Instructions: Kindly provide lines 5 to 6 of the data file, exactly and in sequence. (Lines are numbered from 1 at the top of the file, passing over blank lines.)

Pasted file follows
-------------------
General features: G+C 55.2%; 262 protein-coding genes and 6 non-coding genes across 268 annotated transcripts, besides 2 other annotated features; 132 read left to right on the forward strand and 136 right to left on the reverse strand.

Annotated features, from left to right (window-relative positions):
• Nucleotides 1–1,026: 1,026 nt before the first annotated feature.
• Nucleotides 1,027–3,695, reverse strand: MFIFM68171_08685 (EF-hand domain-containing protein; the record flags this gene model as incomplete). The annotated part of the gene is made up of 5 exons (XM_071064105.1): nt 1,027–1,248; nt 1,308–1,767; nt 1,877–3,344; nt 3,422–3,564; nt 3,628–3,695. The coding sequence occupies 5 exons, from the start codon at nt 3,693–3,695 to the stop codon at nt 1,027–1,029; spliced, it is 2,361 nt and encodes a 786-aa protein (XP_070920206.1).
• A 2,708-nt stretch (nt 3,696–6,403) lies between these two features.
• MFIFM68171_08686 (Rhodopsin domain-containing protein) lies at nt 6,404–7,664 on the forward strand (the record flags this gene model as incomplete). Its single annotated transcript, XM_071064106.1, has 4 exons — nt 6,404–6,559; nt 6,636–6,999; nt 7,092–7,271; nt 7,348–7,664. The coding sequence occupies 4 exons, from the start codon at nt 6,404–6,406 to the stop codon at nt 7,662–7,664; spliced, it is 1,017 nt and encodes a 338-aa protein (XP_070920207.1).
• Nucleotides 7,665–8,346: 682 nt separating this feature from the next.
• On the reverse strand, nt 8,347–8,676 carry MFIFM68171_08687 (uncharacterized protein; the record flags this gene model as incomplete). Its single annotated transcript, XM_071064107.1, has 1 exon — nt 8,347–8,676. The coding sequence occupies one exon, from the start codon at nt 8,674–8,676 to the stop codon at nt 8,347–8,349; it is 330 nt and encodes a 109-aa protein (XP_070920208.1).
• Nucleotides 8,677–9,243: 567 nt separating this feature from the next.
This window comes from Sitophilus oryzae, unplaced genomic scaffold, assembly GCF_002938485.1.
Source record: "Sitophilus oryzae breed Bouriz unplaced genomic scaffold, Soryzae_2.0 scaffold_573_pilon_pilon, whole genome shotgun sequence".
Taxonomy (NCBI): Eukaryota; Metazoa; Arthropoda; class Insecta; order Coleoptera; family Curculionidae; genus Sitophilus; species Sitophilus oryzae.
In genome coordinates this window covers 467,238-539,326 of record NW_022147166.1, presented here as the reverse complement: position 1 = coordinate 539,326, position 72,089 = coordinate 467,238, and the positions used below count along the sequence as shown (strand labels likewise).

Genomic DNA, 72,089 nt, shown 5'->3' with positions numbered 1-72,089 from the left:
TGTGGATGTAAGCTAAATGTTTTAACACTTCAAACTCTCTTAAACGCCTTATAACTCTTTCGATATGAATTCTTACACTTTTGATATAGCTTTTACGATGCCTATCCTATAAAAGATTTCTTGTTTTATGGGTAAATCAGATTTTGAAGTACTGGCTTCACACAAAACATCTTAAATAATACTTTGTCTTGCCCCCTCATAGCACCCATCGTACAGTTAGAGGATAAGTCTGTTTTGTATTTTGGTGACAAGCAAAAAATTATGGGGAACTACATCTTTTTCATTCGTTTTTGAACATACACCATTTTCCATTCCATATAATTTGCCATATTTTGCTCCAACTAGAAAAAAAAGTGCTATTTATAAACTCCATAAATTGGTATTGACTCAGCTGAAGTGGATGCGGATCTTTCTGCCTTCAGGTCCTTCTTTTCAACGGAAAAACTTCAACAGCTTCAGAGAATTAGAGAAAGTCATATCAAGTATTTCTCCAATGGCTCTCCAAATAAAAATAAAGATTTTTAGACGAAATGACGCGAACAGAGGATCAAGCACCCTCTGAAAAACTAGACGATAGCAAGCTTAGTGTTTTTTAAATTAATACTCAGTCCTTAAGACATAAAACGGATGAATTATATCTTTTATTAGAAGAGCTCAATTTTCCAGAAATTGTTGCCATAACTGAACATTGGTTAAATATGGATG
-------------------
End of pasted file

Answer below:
• A 2,708-nt stretch (nt 3,696–6,403) lies between these two features.
• MFIFM68171_08686 (Rhodopsin domain-containing protein) lies at nt 6,404–7,664 on the forward strand (the record flags this gene model as incomplete). Its single annotated transcript, XM_071064106.1, has 4 exons — nt 6,404–6,559; nt 6,636–6,999; nt 7,092–7,271; nt 7,348–7,664. The coding sequence occupies 4 exons, from the start codon at nt 6,404–6,406 to the stop codon at nt 7,662–7,664; spliced, it is 1,017 nt and encodes a 338-aa protein (XP_070920207.1).